Here’s a post to take you through Units 19, 20 and 21 of the Off2Class step-by-step ESL curriculum, in which we show you how to teach your ESL students about travel, health, and money. 🙂
Hi, I’m Sandra. I work at Off2Class producing bright, beautiful ESL lesson content to motivate your students and save you time. In this post I’ll show you how to teach ESL students about travel, health, and money.
Off2Class step-by-step ESL curriculum incorporates grammar and vocabulary together with speaking, listening, reading and writing tasks – every lesson is step-by-step. Each unit is organized around a theme. Before teaching each unit, I think you’ll benefit from a summary of the main points, as well as some helpful tips.
To teach ESL students about travel, health, and money, let’s start with travel. In this unit, we provide more practice with the past simple, which was introduced in Unit 18 In the Family. The past simple negative and past simple questions are introduced, along with verbs that express likes and dislike, such as love, like, don’t like, don’t mind and hate. We also look at helpful language to talk through mishaps and accidents.
When introducing the past simple negative, you need to be very clear about how you define the English infinitive. The past simple negative is formed with a subject + didn’t + the bare infinitive. Whether you prefer the term bare infinitive or infinitive without to, be consistent. Further, verbs expressing likes and dislike take either a gerund – or verb + ing – and some can take the infinitive. Confusion reigns if you don’t use these terms consistently.
I didn’t go to the shop, not I didn’t to go to the shop or I didn’t went to the shop.
Mom likes swimming, or Mom likes to swim, or:
I don’t mind doing homework, but not I don’t mind to do homework.
To keep it simple, we suggest that you only introduce verbs expressing like and dislike with the gerund.
Second, you will need to model and drill past simple questions. Connected speech makes it challenging for students to hear and pronounce Did you, Did we, etc. in an unaccented position. It’s fine to exaggerate the stressed main verb when you introduce past simple questions.
Did you in Did you watch the film? Is always reduced to something like /didja/ in spoken English, and students should learn these forms as a lexical chunk.
In this Unit, we tackle two modal verbs, could and have to, in positive and negative forms. We look at can and could for ability, along with have to and don’t have to for necessity and lack of necessity respectively. These modal verbs provide greater flexibility for students to express themselves, but you need to be aware of the pitfalls of the somewhat illogical use of modals in English.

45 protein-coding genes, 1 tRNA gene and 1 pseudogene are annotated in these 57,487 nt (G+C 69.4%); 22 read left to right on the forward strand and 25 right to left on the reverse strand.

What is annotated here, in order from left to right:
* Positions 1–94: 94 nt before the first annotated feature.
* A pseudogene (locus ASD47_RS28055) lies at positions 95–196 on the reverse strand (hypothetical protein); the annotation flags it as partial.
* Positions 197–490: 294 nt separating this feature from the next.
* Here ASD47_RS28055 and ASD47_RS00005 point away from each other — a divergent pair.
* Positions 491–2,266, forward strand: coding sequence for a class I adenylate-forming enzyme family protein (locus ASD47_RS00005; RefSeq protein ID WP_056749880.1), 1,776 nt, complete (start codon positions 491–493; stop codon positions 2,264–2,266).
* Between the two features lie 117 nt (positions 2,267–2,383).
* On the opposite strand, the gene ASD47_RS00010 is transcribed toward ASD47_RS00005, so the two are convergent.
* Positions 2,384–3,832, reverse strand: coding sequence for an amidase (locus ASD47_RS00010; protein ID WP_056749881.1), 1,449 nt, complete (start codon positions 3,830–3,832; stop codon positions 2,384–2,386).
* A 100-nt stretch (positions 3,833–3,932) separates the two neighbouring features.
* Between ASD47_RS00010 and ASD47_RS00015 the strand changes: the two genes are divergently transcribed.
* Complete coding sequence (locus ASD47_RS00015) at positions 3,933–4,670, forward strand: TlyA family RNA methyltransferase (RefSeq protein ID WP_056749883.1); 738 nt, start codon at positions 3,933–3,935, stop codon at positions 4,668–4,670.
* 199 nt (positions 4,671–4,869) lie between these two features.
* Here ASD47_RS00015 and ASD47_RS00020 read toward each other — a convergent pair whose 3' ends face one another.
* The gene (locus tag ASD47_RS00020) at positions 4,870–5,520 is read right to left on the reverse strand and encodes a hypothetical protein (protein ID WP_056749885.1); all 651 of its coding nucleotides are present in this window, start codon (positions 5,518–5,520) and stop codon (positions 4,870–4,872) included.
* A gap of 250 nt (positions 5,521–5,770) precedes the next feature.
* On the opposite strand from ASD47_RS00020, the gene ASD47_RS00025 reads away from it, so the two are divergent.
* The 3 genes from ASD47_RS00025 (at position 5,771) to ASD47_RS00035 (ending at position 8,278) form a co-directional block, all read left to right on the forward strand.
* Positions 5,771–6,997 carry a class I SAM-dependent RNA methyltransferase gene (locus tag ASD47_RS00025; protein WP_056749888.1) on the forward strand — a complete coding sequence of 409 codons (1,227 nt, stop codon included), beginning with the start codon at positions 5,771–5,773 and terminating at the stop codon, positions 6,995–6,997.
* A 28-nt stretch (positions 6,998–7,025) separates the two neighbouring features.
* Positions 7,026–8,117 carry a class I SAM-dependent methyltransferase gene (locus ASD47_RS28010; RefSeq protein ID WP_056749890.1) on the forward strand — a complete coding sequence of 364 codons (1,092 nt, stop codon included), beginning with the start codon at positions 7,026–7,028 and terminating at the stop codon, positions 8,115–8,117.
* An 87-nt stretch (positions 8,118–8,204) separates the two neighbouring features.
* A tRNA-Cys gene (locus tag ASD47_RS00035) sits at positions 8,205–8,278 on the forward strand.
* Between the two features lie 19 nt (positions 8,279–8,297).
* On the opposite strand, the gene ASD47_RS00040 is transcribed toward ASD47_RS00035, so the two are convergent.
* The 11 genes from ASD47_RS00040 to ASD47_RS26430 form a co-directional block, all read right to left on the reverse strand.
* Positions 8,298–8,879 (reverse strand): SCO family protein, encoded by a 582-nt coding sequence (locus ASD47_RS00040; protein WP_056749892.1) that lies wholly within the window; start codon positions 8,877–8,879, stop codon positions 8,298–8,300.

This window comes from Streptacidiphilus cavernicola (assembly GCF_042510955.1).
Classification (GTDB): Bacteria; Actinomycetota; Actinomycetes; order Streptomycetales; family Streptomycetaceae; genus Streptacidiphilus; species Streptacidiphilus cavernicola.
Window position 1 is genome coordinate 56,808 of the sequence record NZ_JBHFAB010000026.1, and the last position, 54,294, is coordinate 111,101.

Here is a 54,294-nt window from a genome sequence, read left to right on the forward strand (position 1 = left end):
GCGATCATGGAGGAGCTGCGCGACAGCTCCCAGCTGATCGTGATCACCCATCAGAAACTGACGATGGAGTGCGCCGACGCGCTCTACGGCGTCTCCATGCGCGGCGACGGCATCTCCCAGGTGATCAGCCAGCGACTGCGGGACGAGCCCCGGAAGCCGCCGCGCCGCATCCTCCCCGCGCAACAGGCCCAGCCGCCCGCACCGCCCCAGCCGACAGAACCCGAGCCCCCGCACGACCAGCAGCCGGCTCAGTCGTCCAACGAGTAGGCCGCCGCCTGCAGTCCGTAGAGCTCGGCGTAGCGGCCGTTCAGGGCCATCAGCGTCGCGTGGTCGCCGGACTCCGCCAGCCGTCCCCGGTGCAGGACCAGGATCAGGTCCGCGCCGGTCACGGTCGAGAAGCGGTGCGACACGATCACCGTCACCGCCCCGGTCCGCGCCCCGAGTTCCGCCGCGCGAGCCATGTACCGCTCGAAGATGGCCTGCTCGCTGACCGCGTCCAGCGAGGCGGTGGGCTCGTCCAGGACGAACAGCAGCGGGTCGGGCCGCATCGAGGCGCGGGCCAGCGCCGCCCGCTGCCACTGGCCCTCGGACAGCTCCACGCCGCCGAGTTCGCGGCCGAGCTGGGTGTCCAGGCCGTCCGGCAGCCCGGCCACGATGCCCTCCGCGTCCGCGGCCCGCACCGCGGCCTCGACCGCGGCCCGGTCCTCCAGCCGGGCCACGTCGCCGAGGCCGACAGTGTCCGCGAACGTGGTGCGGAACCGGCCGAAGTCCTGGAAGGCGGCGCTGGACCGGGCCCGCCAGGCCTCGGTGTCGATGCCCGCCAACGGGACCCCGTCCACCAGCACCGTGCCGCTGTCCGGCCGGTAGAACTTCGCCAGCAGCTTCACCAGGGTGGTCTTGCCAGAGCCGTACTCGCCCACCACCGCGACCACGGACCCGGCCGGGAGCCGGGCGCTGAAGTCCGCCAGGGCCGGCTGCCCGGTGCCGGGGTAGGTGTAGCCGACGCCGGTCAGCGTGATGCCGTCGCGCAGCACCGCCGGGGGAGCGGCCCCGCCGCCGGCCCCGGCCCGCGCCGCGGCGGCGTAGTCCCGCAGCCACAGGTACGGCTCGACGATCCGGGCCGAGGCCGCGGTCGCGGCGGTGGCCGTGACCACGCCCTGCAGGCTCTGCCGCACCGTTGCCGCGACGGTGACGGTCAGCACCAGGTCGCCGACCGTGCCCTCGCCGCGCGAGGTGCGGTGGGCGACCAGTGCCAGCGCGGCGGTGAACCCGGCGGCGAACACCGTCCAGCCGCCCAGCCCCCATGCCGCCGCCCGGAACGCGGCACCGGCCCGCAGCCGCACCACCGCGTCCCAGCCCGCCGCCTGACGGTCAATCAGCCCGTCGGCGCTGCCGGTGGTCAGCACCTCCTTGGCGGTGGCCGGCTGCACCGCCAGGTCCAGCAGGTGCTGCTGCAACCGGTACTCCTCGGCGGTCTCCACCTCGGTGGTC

First, can and could are used for more than ability, so when you introduce them, try to limit your examples to ability alone. Likewise, could is used to express both ability in the past and future possibility (and more), so be aware of the language you use during the lessons.
The could in I could run fast when I was young is not the could in You could work in pairs if you prefer or It could rain tomorrow.
Second, modal verbs are generally unstressed and students will need your assistance to hear the correct forms. While we’ve provided audio recordings to build those skills, remember that students (and even native speakers) often find it challenging to distinguish I can play basketball from I can’t play basketball. Likewise, with have to, which reduces to /hafta/ in connected speech.
In this Unit, we introduce the present continuous. Students will have had exposure to this tense, and now’s the time to start to distinguishing its use from the present simple. Students have plenty of opportunities to talk about clothes and shopping. We include reading and listening tasks in which different people talk about what they usually wear and compare their styles to what they are wearing at a special event.
When you teach the present continuous, start modeling the contracted forms immediately. The auxiliary verb be is hard to hear in connected speech, and many students will omit it altogether. Help them avoid bad habits. For example, it will be common for students to produce sentences like I wearing a T-shirt. While it’s demotivating to correct students each and every time they make an error, remember that compound tenses are the norm in English, so we include classroom tasks in which students can practice these forms regularly.
Finally, don’t forget the dreaded stative verbs. After introducing the present continuous, go softly on the list of stative verbs that you introduce. Start with be, want, and feel, along with the verbs expressing likes and dislike from the previous unit. Remember that many stative verbs do have a continuous form, with or without a change in meaning.
I like swimming not I am liking swimming.
I want to find a job not I am wanting to find a job.
These three units are a great start to teach ESL students about travel, health, and money! The Off2Class step-by-step ESL curriculum will eventually contain over 250 lessons in 70 units covering A1 to C1, or Beginner to Advanced. We hope that these short blog posts provide a quick overview to help you use what we think is one of the best digital content tools for ESL teachers.
We know there’s a whole lot more to teach ESL students about travel, health, and money than a few simple tips, but we hope this post presents a few things worth thinking about before you teach the grammar and language in this units.
Did you find this post helpful? Let us know by leaving a comment! Tell us how how you teach ESL students about travel, health, and money — we love feedback.